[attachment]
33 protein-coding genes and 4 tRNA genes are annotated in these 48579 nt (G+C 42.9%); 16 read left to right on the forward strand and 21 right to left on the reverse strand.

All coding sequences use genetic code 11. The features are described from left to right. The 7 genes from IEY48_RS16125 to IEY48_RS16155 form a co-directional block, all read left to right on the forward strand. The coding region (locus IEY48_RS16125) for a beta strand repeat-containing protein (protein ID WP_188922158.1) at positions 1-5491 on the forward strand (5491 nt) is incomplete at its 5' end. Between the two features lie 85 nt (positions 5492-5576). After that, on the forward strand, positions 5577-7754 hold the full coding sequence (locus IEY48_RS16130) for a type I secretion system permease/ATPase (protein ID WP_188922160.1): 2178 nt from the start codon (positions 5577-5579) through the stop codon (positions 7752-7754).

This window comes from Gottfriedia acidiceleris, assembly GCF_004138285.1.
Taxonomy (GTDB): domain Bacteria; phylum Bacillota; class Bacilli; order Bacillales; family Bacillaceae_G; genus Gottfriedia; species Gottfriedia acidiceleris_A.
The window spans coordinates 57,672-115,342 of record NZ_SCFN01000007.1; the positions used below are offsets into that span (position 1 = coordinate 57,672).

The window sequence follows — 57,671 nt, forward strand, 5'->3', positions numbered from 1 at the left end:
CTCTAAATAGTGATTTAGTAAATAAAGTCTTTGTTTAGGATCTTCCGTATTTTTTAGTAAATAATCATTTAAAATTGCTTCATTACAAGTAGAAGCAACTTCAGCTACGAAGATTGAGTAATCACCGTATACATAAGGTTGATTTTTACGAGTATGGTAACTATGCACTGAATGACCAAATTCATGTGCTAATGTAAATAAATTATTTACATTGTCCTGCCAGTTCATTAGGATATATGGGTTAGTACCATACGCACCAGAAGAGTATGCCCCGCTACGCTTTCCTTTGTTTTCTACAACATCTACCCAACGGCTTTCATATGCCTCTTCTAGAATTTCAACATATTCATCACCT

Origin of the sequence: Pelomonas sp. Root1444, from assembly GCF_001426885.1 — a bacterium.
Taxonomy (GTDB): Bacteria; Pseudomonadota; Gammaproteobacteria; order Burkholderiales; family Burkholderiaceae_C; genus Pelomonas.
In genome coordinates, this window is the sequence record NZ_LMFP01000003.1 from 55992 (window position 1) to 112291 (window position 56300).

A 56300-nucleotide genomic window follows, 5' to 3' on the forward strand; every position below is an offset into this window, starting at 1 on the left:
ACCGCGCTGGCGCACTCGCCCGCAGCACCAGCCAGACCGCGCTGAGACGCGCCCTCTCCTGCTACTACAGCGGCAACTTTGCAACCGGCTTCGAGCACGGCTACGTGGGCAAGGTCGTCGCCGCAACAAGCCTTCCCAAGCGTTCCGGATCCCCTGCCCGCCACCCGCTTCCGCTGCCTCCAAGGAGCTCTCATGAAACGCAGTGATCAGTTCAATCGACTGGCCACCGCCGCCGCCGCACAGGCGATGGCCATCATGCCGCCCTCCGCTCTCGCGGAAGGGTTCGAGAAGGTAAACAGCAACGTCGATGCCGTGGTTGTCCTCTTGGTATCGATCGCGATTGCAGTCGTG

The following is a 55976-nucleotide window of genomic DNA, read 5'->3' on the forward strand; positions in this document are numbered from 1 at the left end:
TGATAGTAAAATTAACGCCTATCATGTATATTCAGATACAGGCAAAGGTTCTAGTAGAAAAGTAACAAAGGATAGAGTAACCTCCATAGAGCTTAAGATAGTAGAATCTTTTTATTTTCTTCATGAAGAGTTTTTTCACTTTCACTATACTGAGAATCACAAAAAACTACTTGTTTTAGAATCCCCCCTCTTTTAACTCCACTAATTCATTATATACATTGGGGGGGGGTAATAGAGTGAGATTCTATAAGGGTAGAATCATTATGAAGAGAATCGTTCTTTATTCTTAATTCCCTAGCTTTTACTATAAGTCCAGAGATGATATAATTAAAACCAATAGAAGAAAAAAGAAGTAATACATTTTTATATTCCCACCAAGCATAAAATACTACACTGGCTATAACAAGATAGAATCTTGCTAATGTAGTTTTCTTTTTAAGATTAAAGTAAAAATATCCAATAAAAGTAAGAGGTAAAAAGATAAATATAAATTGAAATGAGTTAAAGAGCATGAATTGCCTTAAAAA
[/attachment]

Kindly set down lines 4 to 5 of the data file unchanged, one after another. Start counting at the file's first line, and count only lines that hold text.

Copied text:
Taxonomy (GTDB): domain Bacteria; phylum Bacillota; class Bacilli; order Bacillales; family Bacillaceae_G; genus Gottfriedia; species Gottfriedia acidiceleris_A.
The window spans coordinates 57,672-115,342 of record NZ_SCFN01000007.1; the positions used below are offsets into that span (position 1 = coordinate 57,672).